The string of challenges was too much for many settlers. They had faced a grasshopper plague, the Civil War, the "Sioux Uprising," and now a season without rain. Frost continued, "This season so discouraged Brother William that he made up his mind to return to Ohio." By the end of the summer, the rest of the family said their goodbyes to brother William who returned to Ohio with his family, and there they lived out their lives; the challenges of frontier life had proved too much.
We now say our goodbye to the rest of the family:
Elder B.U. Watkins became a respected spiritual leader for the Maine Prairie community. The year his wife, Saphronia died, in 1870, he helped establish the Christian Church, a church that has provided a foundation of faith for generations of believers. Watkins married an Ohio widow, Zelinda, who had served as a missionary in Canada. [Zelinda Hazen Wood Watkins was this author's own great, great grandmother.] They came back to Maine Prairie where they remained for a number of years before seeking a "less rigorous climate" in Cameron, Mo. There he died in 1890.
Young J.R. would become a very wealthy man with the J.R. Watkins Medical Company and its (unique at that time) approach of door-to-door sales in rural areas and a money-back satisfaction guarantee. He and his descendents led the company for 110 years. The company is still located in Winona, owned by the Irwin Jacobs family.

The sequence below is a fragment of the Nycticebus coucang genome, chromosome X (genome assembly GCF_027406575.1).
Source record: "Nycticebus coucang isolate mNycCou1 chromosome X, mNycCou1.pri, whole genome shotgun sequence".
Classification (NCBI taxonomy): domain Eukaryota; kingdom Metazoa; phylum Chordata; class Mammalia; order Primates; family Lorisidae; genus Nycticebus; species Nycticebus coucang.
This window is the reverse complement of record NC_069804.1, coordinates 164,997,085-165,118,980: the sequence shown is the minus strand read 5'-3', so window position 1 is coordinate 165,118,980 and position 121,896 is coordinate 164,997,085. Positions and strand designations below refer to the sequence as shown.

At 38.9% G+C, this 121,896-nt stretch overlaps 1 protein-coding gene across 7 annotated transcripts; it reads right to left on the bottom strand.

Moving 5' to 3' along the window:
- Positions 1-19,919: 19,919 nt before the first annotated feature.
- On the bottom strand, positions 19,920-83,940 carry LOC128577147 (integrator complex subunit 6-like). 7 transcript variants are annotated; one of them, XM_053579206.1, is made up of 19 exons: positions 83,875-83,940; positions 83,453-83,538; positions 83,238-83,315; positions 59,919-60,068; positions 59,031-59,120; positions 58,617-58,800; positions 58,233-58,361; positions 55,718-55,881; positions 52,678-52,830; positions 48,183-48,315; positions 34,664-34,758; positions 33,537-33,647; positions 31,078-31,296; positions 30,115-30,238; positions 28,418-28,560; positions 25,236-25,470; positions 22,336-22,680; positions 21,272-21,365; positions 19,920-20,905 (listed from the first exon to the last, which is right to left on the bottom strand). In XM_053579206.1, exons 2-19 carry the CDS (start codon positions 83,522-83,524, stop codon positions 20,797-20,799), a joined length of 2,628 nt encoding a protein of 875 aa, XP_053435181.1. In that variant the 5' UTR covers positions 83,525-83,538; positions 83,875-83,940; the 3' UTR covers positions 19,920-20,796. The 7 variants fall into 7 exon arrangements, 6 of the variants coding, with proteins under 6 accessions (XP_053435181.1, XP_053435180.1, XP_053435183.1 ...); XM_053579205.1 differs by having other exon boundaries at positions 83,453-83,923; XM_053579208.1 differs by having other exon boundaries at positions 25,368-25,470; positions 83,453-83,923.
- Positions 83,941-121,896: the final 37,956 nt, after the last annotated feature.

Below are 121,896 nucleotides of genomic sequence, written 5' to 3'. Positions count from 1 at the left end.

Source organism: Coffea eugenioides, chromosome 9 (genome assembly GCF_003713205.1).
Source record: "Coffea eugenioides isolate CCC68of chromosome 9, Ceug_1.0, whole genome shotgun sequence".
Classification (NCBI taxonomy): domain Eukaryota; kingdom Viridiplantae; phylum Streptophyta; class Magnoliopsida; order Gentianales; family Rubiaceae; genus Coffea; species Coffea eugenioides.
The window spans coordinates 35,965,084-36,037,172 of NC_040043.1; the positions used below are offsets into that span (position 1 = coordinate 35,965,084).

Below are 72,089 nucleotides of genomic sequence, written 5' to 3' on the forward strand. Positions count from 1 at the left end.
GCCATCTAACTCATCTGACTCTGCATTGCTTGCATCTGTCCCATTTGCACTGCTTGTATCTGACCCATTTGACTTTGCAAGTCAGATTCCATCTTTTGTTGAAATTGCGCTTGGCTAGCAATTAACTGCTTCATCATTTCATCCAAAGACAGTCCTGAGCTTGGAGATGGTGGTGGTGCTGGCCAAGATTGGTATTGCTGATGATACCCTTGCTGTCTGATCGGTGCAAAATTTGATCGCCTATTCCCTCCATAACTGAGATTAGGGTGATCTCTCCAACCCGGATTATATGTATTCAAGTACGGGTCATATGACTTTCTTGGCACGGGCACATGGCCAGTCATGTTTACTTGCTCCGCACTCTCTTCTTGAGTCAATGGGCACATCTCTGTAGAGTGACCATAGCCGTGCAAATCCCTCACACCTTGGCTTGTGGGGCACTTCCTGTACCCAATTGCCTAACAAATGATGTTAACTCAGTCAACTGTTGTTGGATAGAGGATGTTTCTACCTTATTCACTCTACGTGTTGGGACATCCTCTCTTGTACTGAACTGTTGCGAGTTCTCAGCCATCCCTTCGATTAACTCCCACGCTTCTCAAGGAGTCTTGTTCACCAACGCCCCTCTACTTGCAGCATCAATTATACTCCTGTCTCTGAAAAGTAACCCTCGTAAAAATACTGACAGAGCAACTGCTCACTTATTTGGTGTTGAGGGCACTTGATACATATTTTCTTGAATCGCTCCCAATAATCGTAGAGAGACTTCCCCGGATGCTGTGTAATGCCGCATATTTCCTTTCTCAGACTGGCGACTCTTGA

Ida, a teacher, would marry a young Civil War veteran, Datus Myers. He purchased the Pearl Lake farm of his father-in-law in 1884. He served in the Minnesota Legislature where he helped direct legislation that established the Reformatory outside St. Cloud; he became its first superintendent in 1887.
Julia and Alvah Frost served as evangelists for many years, mostly in Minnesota and Ohio. Young Charlie would live only two and a half years before he died of fever, but the couple had another son and a daughter, Adelaide, who served as missionary in India for 13 years. At the age of 75, and with the help of brother JR's wealth, Julia Frost wrote and published The Annals of Our Ancestors, the multi-generational story of the Watkins family that has been our source of the details we traced during this series of articles.